Senju review date: August 24, 2015
A birthday weekend away, my beloved having booked a decadent evening at the Cheese Bar. My king of fromages, 36 month Comté, would be up first, along with a glass of Barolo. Next the Brillat-Savarin, needing a spoon more than a knife, alongside a thick, bold Chateauneuf du Pape.
A match made in heaven, of grape and dairy in perfect harmony – or so I thought. I had, in fact, been booked in at the Chi Spa. There’s a pretty significant difference. No aged, curdled and bacteria-laden milk. Certainly no Pinot Noir.
Here the menu talks of other, unfamiliar produce, to be applied externally, rather than internally. Ginger tea is the drink of choice. The holistic yin to the dairy yang. Time melts away at the hands of two therapists in the couples treatment room, ensuring that our chi is finely balanced, if not our cheese.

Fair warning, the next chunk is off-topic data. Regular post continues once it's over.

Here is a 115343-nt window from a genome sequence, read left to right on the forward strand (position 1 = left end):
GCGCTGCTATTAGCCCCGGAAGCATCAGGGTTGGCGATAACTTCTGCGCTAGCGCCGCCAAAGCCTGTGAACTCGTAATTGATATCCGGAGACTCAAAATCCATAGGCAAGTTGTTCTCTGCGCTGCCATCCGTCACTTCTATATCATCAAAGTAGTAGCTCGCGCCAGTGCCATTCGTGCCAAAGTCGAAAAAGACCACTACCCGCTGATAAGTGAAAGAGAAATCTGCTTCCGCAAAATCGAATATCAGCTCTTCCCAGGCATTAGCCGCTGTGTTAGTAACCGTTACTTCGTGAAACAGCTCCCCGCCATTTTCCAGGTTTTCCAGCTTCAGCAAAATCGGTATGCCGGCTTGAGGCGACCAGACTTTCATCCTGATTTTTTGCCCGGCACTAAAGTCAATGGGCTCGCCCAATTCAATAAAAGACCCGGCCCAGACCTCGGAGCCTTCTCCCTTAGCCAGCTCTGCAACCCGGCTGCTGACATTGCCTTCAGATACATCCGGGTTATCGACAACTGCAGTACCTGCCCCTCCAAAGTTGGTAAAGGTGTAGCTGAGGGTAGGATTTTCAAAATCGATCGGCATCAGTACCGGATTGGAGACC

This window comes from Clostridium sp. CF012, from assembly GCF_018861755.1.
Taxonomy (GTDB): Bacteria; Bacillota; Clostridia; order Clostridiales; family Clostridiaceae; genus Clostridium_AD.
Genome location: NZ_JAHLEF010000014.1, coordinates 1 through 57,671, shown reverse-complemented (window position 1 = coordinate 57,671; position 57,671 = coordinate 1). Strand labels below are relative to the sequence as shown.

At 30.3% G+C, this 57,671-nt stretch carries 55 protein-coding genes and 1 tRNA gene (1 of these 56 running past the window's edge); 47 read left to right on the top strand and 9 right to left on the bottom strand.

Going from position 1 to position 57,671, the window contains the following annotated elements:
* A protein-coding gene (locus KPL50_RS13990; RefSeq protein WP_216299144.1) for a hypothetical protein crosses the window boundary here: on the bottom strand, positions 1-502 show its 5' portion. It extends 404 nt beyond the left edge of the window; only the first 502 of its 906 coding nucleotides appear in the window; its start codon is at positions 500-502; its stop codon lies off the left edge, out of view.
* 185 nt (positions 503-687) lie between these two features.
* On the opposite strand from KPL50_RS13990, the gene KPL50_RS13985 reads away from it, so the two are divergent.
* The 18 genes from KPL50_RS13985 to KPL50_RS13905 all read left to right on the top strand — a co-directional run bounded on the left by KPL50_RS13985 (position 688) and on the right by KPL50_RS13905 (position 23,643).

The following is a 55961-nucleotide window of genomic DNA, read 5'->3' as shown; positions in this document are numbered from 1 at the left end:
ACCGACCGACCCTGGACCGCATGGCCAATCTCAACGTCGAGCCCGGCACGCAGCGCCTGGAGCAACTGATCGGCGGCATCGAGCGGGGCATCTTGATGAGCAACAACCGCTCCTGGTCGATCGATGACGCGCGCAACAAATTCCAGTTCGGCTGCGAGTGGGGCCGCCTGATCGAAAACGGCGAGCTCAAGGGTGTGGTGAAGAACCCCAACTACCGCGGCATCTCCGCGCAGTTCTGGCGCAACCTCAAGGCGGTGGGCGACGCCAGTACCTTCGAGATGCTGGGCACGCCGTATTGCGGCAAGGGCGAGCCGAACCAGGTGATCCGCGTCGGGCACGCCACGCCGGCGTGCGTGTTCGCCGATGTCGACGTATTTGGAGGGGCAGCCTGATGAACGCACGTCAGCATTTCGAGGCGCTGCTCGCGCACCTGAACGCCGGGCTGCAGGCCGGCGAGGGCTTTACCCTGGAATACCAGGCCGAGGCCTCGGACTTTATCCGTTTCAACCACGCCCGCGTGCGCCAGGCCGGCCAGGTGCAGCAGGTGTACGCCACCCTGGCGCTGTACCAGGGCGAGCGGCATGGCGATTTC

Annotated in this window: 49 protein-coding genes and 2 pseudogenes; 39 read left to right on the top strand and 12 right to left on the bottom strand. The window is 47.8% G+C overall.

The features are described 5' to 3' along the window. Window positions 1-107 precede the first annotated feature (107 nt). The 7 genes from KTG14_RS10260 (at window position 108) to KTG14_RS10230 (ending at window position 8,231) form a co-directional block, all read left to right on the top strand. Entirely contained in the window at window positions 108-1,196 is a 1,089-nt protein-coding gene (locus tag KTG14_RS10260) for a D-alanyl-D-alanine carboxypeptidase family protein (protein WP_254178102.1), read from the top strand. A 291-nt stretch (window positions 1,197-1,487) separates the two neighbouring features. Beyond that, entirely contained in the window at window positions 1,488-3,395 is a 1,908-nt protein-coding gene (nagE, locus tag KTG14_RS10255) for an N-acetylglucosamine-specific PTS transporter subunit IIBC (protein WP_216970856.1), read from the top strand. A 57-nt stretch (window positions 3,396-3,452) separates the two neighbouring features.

From there on to dinner, stumbling in a blissed-out haze. As luck would have it at Senju, Japanese fine dining in a suitably zen environment to match our moods. The room is all light woods and laughter, busy on a Monday evening, always a good sign.
From ocean to paddock with the USDA Beef Hoba Yaki, a technique where meat is grilled with miso on a Hoba leaf. The tealight underneath slowly cooks the beef through the leaf, imparting beautiful, delicate flavours along the way.
Next the awamochi. This is a rice cake with history, having been popularized during the Edo dynasty from 1603 onwards. There was, it seems, even a popular dance in which the awa mochi vendors take turns pounding rice cakes. You live and learn:
More rice in the final iteration of five kinds of aburi – or roasted – sushi. Beautifully prepared and expertly finished, it delivered some of the finest I’ve had outside Japan. Tuna belly, engawa, salmon, hamachi and scallop:
Edsa Shangri-La, 1 Garden Way, Ortigas Centre, Mandaluyong City, 1650, Philippines Tel: +63 2 633 8888